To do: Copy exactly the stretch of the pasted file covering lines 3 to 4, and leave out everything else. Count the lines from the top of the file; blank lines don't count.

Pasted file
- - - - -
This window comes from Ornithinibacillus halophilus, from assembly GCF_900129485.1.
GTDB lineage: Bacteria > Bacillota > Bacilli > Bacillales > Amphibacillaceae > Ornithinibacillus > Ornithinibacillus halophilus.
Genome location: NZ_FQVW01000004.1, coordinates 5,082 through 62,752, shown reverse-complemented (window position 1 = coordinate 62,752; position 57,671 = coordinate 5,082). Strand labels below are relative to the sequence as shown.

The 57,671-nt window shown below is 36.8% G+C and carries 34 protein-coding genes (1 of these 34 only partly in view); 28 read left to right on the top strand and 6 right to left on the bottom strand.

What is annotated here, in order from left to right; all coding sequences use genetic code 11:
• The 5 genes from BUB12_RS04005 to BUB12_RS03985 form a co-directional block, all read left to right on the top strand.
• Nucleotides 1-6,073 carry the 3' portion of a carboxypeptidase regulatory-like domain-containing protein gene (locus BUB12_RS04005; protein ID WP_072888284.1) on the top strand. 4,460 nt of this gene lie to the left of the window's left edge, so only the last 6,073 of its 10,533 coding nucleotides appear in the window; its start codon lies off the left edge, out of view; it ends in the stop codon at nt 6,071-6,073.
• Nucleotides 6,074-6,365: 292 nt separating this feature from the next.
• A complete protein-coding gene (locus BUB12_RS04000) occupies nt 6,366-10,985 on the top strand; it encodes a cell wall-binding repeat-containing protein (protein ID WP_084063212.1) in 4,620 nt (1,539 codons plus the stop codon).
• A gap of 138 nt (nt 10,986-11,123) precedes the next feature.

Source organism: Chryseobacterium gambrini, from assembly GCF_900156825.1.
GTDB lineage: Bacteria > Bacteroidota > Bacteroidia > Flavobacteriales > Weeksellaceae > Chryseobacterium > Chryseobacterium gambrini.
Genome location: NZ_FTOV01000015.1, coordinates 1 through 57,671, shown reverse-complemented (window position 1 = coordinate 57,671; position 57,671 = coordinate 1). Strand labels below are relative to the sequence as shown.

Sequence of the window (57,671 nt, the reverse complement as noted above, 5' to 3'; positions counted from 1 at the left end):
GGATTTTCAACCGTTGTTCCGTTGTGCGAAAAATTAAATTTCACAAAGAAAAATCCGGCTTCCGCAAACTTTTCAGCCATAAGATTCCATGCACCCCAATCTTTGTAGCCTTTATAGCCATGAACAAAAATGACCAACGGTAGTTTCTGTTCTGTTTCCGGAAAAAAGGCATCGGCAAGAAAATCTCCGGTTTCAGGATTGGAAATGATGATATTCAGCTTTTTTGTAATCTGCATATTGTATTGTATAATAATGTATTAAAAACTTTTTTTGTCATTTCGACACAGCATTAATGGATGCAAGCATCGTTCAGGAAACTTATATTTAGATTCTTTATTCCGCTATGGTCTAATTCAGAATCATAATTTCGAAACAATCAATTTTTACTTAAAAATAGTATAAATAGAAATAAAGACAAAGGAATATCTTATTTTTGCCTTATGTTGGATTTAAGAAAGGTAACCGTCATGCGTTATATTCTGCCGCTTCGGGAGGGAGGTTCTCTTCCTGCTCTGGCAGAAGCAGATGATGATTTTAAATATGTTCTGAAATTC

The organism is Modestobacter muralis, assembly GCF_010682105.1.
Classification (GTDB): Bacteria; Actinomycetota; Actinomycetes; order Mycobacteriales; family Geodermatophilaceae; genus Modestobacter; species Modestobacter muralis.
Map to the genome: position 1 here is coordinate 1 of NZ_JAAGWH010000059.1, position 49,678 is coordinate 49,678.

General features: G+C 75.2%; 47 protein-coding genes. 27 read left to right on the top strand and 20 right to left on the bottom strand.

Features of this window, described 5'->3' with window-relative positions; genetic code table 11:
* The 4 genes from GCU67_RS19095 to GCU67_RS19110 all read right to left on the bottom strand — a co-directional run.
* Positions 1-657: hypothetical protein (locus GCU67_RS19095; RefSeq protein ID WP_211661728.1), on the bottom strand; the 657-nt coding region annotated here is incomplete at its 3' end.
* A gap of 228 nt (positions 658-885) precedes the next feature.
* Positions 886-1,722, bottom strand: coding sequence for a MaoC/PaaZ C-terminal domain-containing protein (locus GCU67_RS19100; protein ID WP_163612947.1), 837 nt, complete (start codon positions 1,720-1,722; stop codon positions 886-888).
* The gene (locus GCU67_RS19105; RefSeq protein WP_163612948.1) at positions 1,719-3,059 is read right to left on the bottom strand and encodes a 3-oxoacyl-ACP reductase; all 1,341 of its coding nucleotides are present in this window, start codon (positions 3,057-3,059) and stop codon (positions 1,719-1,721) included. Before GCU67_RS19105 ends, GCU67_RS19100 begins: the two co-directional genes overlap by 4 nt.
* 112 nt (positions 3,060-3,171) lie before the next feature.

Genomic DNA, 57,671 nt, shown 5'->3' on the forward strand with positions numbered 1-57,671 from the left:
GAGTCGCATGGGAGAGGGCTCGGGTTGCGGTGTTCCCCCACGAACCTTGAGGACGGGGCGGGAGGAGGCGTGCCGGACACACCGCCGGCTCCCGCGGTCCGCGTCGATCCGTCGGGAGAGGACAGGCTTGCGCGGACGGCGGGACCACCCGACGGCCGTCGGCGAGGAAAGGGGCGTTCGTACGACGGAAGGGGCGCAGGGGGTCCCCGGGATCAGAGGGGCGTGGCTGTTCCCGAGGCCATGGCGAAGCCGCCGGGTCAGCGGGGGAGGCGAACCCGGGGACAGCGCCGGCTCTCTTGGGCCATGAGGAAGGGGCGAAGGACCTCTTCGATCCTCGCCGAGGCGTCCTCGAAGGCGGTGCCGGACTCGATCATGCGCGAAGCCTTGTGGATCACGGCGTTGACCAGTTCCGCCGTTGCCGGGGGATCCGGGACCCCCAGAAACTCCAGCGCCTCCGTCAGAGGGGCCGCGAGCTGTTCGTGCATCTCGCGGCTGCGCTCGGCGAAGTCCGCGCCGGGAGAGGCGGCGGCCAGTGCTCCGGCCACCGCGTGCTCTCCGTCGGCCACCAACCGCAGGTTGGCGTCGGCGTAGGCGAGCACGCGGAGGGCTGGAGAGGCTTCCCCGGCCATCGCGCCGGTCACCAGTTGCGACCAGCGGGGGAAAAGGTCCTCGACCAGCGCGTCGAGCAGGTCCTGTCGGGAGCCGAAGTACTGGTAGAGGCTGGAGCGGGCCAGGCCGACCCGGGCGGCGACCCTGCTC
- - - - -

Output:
Genome location: NZ_FQVW01000004.1, coordinates 5,082 through 62,752, shown reverse-complemented (window position 1 = coordinate 62,752; position 57,671 = coordinate 5,082). Strand labels below are relative to the sequence as shown.

The 57,671-nt window shown below is 36.8% G+C and carries 34 protein-coding genes (1 of these 34 only partly in view); 28 read left to right on the top strand and 6 right to left on the bottom strand.